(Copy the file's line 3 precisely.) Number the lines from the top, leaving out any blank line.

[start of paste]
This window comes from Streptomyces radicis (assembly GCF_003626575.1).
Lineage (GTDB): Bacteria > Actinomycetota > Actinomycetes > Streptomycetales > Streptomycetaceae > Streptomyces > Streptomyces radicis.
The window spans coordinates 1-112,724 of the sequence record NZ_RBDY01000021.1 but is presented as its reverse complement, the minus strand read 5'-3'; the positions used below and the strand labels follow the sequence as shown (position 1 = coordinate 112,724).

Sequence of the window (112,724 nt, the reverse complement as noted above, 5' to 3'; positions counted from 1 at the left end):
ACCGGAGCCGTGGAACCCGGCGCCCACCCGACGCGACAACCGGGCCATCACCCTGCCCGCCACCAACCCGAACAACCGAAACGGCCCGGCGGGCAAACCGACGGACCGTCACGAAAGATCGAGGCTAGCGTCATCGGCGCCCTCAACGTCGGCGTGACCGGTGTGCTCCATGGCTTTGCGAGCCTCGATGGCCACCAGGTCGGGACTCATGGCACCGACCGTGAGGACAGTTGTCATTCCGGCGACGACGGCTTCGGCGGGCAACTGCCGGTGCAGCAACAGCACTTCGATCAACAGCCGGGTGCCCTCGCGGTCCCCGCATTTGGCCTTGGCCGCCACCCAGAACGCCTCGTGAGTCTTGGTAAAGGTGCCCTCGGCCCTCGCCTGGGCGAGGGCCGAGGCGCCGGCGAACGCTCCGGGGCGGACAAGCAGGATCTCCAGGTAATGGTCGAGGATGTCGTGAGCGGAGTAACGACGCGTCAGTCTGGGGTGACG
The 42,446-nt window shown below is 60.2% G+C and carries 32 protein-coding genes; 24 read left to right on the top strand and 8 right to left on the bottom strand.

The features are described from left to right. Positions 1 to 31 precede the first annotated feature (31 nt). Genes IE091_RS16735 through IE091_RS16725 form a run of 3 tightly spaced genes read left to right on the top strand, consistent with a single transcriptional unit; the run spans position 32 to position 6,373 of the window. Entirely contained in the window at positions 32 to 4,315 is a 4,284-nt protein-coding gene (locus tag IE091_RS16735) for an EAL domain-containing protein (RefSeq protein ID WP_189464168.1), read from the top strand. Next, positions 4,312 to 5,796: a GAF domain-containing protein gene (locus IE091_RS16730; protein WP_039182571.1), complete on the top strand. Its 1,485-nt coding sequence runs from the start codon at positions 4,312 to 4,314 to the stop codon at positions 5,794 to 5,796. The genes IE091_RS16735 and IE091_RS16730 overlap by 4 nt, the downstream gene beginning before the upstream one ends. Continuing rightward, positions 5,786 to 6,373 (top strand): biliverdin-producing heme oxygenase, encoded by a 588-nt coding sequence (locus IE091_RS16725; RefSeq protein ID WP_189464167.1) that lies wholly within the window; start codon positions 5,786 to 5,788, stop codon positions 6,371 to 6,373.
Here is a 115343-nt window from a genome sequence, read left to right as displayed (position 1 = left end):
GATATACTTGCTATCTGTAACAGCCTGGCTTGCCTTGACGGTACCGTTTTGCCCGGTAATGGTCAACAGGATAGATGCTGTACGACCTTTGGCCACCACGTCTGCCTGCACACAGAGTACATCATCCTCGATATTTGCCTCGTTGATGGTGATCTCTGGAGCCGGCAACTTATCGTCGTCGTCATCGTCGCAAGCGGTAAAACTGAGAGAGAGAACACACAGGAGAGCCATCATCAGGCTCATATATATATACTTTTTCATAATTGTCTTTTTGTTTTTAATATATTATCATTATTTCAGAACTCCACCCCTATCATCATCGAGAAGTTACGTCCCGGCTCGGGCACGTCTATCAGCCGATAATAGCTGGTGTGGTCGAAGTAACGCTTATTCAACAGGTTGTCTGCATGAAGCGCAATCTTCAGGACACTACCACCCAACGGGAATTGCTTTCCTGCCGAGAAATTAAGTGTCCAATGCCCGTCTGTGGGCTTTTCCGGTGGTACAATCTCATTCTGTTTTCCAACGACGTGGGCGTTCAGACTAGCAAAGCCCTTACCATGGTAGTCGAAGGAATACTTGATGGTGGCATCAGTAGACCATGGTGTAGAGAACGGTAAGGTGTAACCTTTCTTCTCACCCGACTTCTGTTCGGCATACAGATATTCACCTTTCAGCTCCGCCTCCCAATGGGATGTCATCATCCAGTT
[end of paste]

The window spans coordinates 1-112,724 of the sequence record NZ_RBDY01000021.1 but is presented as its reverse complement, the minus strand read 5'-3'; the positions used below and the strand labels follow the sequence as shown (position 1 = coordinate 112,724).